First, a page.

Scared of Anonymous? British Spies DDOS-ed Anonymous Websites: Snowden

The latest in the series of Snowden revelations include attacks of British spies on hacktivists of Anonymous and LulzSec. According to NBC news, who obtained the leaked classified documents from Snowden, the spy unit used questionable practices not just against the hackers but also against web communications of political dissidents.


A division (Joint Threat Research Intelligence Group (JTRIG)) of Government Communications Headquarters Communications (GCHQ), the British counterpart of the NSA, launched a ‘denial of service’ (DDOS) attack to prevent communication among the Anonymous hacktivists, the documents revealed. DDOS are used by hackers also to bring down bank, retail, and government websites. However, UK becomes the first Western country to have carried out such an attack.

JTRIG is beyond domestic and international laws and finds no mention in any of the reports before. Its existence was revealed through a 2012 power point presentation for NSA conference called SIGDEV.

The presentations records Roller Thunder operations against anonymous organized by JTRIG through DDoS attack on the internet relay chat used by Anonymous. 

The documents also reveal that JTRIG targeted individual hackers who obtained confidential information from websites; in one case a hacker was sent to prison for stealing data from PayPal and in another it helped in identifying an hacktivist who attacked government websites. 

A DDoS attack is a criminal offence in most countries, especially US and UK. In UK a person found guilty of cyber attack could be charged under Computer Misuse Act whereas in the US, he could be prosecuted with Computer Fraud and Abuse Act.

Besides, a DDoS attack brings down an entire server with all websites hosted on it, which would mean that when Anonymous chat rooms were attacked, there were many other web resources that were possibly affected although they had no connection to the Anonymous whatsoever.

But, Michael Leiter, the former head of the US National Counterterrorism Centre and now an NBC analyst, contends:

  • There must, of course, be limitations. Law enforcement and intelligence officials must be able to pursue individuals who are going far beyond speech and into the realm of breaking the law: defacing and stealing private property that happens to be online.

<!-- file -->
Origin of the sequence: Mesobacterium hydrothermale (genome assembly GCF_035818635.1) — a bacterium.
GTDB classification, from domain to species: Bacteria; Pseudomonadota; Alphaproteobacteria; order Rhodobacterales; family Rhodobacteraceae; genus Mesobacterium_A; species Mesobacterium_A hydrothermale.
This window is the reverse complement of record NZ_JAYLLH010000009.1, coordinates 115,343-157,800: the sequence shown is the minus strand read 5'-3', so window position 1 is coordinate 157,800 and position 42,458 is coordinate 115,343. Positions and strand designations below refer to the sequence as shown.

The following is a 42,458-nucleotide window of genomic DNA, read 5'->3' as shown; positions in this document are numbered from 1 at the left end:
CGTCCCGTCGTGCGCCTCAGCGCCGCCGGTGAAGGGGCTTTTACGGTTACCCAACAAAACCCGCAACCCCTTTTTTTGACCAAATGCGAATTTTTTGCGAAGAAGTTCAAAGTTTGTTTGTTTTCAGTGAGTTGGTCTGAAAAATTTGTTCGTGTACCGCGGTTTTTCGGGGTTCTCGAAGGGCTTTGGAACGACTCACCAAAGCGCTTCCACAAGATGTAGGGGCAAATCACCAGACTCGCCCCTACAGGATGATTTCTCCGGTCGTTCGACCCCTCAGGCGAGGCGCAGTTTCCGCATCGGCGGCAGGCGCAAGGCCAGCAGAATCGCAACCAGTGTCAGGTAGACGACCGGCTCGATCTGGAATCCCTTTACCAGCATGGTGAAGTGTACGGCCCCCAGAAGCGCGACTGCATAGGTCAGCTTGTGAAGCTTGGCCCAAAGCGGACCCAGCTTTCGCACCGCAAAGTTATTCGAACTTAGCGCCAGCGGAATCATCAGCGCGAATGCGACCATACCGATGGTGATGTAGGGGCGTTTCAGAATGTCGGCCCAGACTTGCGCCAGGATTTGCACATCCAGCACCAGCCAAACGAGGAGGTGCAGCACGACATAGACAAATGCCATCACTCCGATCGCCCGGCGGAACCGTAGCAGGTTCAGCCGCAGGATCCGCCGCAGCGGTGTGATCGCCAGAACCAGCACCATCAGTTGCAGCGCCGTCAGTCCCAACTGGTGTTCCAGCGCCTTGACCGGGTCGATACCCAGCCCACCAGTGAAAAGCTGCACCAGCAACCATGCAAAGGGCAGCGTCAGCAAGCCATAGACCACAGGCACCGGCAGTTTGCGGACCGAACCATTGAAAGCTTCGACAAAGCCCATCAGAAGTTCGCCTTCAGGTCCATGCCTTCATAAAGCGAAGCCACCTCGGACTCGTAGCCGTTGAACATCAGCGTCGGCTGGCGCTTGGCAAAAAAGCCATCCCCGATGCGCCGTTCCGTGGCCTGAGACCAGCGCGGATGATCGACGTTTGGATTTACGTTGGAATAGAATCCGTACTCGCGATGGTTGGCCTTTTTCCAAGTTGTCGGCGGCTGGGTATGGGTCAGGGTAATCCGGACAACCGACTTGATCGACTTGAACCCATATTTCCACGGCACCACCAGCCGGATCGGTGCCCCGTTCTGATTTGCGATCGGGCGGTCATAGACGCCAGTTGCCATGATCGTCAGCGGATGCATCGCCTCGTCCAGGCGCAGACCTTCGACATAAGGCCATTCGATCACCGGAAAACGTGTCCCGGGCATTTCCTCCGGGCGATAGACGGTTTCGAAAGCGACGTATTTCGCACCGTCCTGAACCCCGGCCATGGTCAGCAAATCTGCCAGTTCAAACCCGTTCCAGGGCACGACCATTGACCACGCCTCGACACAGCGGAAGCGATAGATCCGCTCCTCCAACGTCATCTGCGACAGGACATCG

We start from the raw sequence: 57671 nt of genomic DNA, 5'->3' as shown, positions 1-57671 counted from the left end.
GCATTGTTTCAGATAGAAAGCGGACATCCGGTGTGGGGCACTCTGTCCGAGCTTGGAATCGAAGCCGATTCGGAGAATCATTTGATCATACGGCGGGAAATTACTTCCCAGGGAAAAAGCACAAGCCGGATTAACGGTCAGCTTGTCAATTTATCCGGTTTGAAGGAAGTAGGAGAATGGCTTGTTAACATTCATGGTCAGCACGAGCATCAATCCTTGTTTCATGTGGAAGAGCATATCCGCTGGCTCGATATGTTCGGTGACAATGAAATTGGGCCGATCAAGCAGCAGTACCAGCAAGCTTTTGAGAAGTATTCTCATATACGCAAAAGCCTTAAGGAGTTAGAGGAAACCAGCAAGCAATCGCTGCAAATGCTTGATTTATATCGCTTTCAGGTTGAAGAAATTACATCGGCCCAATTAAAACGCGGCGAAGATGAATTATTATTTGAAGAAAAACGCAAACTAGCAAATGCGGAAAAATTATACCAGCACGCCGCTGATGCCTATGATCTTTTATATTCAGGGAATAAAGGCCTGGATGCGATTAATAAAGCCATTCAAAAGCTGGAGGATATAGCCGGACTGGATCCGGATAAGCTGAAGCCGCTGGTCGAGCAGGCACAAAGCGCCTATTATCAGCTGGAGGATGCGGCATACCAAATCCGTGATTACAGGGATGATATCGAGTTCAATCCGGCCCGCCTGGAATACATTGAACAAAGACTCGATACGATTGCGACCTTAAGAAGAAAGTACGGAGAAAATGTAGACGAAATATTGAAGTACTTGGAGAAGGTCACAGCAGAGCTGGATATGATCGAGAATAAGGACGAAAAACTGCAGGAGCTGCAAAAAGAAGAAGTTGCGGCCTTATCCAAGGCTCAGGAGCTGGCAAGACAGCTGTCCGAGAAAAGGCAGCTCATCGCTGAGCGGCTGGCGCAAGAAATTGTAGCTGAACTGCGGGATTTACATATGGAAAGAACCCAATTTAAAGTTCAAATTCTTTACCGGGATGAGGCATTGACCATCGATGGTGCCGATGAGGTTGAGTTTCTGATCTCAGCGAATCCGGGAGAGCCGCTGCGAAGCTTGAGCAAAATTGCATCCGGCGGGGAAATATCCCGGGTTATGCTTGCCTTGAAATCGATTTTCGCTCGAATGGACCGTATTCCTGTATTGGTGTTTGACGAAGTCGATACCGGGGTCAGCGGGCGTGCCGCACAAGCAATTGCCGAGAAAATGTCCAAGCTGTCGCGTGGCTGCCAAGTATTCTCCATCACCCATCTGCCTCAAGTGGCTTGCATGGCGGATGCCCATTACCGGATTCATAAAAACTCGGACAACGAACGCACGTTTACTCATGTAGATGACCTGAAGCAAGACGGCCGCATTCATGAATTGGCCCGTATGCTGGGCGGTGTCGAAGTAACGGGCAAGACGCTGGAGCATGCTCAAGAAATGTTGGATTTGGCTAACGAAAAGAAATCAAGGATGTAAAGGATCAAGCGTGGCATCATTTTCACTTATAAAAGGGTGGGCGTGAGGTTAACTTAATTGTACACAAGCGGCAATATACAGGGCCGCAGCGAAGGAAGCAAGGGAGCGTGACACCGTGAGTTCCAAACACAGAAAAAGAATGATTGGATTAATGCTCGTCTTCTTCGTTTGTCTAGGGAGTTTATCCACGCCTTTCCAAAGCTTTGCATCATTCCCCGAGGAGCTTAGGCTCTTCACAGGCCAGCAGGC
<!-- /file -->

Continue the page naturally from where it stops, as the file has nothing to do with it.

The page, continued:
• No one should be targeted for speech or thoughts, but there is no reason law enforcement officials should unilaterally declare law breakers safe in the online environment, he added.

This has met with criticisms. Gabriella Coleman, an anthropology professor at the McGill University commented that:

  • Targeting Anonymous and hacktivists amounts to targeting citizens for expressing their political beliefs.

    Some have rallied around the name to engage in digital civil disobedience, but nothing remotely resembling terrorism. The majority of those embrace the idea primarily for ordinary political expression,”
    she explained. 

A convicted member of Lulzsec, Mustafa Al-Bassam, now a computer science student at King’s College London wasn’t surprised at all with the leaks.

  • I’ve suspected that GCHQ was involved for months given that the indictment contained almost nothing about how the police found the defendants’ identities. It was more a case of ‘arrest them first, find evidence on their computer that links them to their identity to use in court later,” said Mustafa quoted in Techweek Europe.

  • Plus the police officers in the case informally made snarky comments to me that seemed like they had evidence that they didn’t want to use in court,” he told.



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